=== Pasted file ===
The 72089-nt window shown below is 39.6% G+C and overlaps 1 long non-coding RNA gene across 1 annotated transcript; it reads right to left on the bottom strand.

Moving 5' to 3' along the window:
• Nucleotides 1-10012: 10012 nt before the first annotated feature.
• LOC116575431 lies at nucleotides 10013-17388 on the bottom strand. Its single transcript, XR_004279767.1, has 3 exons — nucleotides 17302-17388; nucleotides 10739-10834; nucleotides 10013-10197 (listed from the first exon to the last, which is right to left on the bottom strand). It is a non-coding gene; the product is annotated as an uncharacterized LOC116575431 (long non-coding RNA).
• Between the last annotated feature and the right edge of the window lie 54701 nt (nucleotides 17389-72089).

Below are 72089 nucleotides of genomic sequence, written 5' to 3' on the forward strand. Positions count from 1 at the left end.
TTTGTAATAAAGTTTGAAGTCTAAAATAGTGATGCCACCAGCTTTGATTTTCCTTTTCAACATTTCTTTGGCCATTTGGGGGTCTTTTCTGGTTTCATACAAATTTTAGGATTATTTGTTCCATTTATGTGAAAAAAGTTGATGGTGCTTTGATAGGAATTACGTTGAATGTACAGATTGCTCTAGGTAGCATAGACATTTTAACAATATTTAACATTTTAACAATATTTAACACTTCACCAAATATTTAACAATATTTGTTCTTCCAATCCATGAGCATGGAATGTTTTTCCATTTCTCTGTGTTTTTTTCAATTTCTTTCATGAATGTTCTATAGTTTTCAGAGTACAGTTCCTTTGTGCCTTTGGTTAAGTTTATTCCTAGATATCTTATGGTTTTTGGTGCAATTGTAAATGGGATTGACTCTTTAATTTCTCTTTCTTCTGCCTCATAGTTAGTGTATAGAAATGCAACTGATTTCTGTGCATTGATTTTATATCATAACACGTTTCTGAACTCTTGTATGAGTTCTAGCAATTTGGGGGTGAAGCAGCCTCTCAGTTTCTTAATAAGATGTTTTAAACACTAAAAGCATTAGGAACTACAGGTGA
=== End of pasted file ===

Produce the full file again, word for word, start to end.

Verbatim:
The 72089-nt window shown below is 39.6% G+C and overlaps 1 long non-coding RNA gene across 1 annotated transcript; it reads right to left on the bottom strand.

Moving 5' to 3' along the window:
• Nucleotides 1-10012: 10012 nt before the first annotated feature.
• LOC116575431 lies at nucleotides 10013-17388 on the bottom strand. Its single transcript, XR_004279767.1, has 3 exons — nucleotides 17302-17388; nucleotides 10739-10834; nucleotides 10013-10197 (listed from the first exon to the last, which is right to left on the bottom strand). It is a non-coding gene; the product is annotated as an uncharacterized LOC116575431 (long non-coding RNA).
• Between the last annotated feature and the right edge of the window lie 54701 nt (nucleotides 17389-72089).

Below are 72089 nucleotides of genomic sequence, written 5' to 3' on the forward strand. Positions count from 1 at the left end.
TTTGTAATAAAGTTTGAAGTCTAAAATAGTGATGCCACCAGCTTTGATTTTCCTTTTCAACATTTCTTTGGCCATTTGGGGGTCTTTTCTGGTTTCATACAAATTTTAGGATTATTTGTTCCATTTATGTGAAAAAAGTTGATGGTGCTTTGATAGGAATTACGTTGAATGTACAGATTGCTCTAGGTAGCATAGACATTTTAACAATATTTAACATTTTAACAATATTTAACACTTCACCAAATATTTAACAATATTTGTTCTTCCAATCCATGAGCATGGAATGTTTTTCCATTTCTCTGTGTTTTTTTCAATTTCTTTCATGAATGTTCTATAGTTTTCAGAGTACAGTTCCTTTGTGCCTTTGGTTAAGTTTATTCCTAGATATCTTATGGTTTTTGGTGCAATTGTAAATGGGATTGACTCTTTAATTTCTCTTTCTTCTGCCTCATAGTTAGTGTATAGAAATGCAACTGATTTCTGTGCATTGATTTTATATCATAACACGTTTCTGAACTCTTGTATGAGTTCTAGCAATTTGGGGGTGAAGCAGCCTCTCAGTTTCTTAATAAGATGTTTTAAACACTAAAAGCATTAGGAACTACAGGTGA